Lots of folks are wondering what happened to the Main Street-mom-and-pop retail investors. They seem to have taken their ball and gone home. I don’t blame them for feeling put upon, but it might be instructive to figure out why. Perhaps it could even help us determine what this means for risk capital.
We see evidence of this all over the place: The incredibly light volume of stock trading; the abysmal television ratings of CNBC; the closing of investing magazines such as Smart Money, whose final print issue is on newsstands as it transitions to a digital format; the dearth of stock chatter at cocktail parties. Why, it is almost as if America has fallen out of love with equities.
Given the events of the past decade and a half, this should come as no surprise. Average investors have seen not one but two equity collapses (2000 and 2008). They got caught in the real estate boom and bust. Accredited investors (i.e., the wealthier ones) also discovered that venture capital and private equity were no sure thing either. The Facebook IPO may have been the last straw.
What has driven the typical investor away from equities?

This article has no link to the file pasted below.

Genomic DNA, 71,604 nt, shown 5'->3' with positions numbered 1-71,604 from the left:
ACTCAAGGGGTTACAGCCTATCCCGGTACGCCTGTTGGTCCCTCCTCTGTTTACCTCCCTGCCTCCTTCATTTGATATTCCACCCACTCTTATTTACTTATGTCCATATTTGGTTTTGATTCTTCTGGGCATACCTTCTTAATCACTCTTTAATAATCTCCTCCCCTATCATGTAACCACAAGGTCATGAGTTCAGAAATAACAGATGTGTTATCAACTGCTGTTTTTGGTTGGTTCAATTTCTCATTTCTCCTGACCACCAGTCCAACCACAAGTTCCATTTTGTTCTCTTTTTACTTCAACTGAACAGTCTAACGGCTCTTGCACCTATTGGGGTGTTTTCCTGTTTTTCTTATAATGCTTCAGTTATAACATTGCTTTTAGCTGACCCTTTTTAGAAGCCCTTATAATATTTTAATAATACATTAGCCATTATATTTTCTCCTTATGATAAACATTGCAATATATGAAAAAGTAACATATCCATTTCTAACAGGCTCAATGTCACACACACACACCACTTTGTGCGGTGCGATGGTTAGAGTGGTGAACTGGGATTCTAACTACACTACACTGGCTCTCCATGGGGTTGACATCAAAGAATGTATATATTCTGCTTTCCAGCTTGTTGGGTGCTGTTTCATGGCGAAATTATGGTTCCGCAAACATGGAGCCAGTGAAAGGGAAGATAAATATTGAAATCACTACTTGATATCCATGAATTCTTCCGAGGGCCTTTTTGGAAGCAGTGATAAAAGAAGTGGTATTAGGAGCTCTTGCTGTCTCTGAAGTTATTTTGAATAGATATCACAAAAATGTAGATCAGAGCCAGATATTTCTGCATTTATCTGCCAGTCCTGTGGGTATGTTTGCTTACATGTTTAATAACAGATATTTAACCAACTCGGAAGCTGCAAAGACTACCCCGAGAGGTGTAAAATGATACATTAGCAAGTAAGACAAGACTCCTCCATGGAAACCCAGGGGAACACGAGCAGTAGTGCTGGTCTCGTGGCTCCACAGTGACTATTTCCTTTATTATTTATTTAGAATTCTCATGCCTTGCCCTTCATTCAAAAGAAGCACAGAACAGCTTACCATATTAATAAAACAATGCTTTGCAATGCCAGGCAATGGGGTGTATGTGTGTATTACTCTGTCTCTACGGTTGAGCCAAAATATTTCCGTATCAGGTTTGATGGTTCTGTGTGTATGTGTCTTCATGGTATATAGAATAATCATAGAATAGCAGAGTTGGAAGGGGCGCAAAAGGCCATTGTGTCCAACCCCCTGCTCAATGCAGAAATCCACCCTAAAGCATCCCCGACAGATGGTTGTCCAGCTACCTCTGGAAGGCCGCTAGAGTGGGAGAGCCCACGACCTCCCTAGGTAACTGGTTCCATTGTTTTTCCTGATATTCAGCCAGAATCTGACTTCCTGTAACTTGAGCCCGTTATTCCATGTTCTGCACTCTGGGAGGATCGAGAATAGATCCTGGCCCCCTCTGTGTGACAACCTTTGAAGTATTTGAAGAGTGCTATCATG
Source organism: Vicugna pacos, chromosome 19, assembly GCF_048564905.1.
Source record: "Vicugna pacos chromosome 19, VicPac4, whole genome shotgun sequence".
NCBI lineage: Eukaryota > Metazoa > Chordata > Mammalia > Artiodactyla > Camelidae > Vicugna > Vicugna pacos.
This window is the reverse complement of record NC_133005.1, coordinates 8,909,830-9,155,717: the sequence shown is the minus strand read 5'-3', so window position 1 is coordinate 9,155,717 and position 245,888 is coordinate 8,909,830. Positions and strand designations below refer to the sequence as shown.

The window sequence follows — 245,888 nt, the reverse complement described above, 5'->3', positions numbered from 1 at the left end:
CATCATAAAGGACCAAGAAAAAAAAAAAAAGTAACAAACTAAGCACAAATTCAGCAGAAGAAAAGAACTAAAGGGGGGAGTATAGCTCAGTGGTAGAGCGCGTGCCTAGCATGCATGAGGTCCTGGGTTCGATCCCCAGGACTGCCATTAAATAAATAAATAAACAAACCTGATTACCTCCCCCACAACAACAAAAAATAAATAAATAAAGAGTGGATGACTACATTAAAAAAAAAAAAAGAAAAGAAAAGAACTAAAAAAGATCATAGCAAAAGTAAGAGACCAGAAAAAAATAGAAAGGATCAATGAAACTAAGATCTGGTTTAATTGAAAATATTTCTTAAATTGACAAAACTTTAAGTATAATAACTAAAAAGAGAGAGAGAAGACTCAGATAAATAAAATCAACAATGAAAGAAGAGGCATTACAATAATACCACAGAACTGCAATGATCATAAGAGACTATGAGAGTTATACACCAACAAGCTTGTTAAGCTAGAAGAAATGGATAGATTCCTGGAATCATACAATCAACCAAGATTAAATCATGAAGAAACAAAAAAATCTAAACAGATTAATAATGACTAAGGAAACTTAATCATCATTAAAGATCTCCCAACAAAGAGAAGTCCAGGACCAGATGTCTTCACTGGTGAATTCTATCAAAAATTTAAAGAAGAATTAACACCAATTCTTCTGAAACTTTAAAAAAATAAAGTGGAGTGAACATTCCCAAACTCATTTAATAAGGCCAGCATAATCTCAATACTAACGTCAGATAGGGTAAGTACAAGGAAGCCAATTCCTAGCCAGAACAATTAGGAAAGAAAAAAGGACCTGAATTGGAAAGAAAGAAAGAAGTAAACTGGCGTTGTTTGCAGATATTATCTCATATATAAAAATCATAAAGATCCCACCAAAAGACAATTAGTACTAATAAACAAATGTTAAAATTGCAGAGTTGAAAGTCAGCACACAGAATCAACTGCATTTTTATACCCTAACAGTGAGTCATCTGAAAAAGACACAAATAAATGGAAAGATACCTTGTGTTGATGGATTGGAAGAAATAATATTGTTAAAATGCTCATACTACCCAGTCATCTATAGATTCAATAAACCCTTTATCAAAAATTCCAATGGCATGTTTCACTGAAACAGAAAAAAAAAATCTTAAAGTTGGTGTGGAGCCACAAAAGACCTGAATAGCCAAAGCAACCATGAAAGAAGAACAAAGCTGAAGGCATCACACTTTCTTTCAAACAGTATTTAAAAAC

The short answer is that there is no single answer. It is complex, not reducible to single variable analysis. This annoys pundits who thrive on dumbing down complex and nuanced issues to easily digestible sound bites. Television is not particularly good at subtlety, hence the overwhelming tendency for shout-fests and silly bull/bear debates.
The factors that have been weighing on people-formerly-known-as-stock-investors are many. Consider the top 10 reasons investors are unenthused about the stock market:
1 Secular cycle: As we have discussed before, there are long-term cycles of alternating bull and bear markets. The current bear market that began in March 2000 has provided lots of ups and downs — but no lasting gains. Markets are effectively unchanged since 1999 (the Nasdaq is off only 40 percent from its 2000 peak).
The way secular bear markets end is with investors ignoring stocks, enormous P/E multiple compression and bargains galore. Bond king Bill Gross and his Death of the Cult of Equities is a good sign we are getting closer to the final denouement.
2 Psychology: Investors are scarred and scared. They have been scarred by the 57 percent crash in the major indexes from the 2007 peak to the 2009 bottom. They are scared to get back into equities because that is their most recent experience, and it has affected them deeply. While this psychological shift from love to hate to indifference is a necessary part of working toward the end of a secular bear, it is no fun for them — or anyone who trades or invests for a living.
3 Risk on/risk off: Let’s be brutally honest — the fundamentals have been utterly trumped by unprecedented central bank intervention. While this may be helping the wounded bank sector, it is not doing much for long-term investors in fixed income or equities. The Fed’s dual mandate of maximum employment and stable prices seems to have a newer unspoken goal: Driving risk asset prices higher.